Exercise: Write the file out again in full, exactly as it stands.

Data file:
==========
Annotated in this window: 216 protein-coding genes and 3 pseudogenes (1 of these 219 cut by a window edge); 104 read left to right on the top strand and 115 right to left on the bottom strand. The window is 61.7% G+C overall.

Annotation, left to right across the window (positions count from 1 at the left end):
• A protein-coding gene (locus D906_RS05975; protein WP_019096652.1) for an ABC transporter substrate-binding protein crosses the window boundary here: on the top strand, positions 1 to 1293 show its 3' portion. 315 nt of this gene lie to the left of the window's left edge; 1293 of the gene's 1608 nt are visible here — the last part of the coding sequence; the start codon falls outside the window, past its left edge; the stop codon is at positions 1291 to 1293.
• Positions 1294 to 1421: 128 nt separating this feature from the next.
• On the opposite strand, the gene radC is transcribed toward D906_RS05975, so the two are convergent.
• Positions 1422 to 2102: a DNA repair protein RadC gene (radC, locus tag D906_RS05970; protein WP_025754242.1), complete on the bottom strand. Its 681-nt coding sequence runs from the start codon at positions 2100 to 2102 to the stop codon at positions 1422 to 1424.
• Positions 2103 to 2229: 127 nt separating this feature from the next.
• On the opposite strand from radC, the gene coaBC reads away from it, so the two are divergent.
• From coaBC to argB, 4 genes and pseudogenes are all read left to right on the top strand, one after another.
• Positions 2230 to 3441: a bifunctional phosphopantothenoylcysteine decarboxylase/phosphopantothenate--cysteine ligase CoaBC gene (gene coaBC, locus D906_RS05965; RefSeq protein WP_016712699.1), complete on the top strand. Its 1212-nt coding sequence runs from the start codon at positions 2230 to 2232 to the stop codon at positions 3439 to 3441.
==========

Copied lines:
Annotated in this window: 216 protein-coding genes and 3 pseudogenes (1 of these 219 cut by a window edge); 104 read left to right on the top strand and 115 right to left on the bottom strand. The window is 61.7% G+C overall.

Annotation, left to right across the window (positions count from 1 at the left end):
• A protein-coding gene (locus D906_RS05975; protein WP_019096652.1) for an ABC transporter substrate-binding protein crosses the window boundary here: on the top strand, positions 1 to 1293 show its 3' portion. 315 nt of this gene lie to the left of the window's left edge; 1293 of the gene's 1608 nt are visible here — the last part of the coding sequence; the start codon falls outside the window, past its left edge; the stop codon is at positions 1291 to 1293.
• Positions 1294 to 1421: 128 nt separating this feature from the next.
• On the opposite strand, the gene radC is transcribed toward D906_RS05975, so the two are convergent.
• Positions 1422 to 2102: a DNA repair protein RadC gene (radC, locus tag D906_RS05970; protein WP_025754242.1), complete on the bottom strand. Its 681-nt coding sequence runs from the start codon at positions 2100 to 2102 to the stop codon at positions 1422 to 1424.
• Positions 2103 to 2229: 127 nt separating this feature from the next.
• On the opposite strand from radC, the gene coaBC reads away from it, so the two are divergent.
• From coaBC to argB, 4 genes and pseudogenes are all read left to right on the top strand, one after another.
• Positions 2230 to 3441: a bifunctional phosphopantothenoylcysteine decarboxylase/phosphopantothenate--cysteine ligase CoaBC gene (gene coaBC, locus D906_RS05965; RefSeq protein WP_016712699.1), complete on the top strand. Its 1212-nt coding sequence runs from the start codon at positions 2230 to 2232 to the stop codon at positions 3439 to 3441.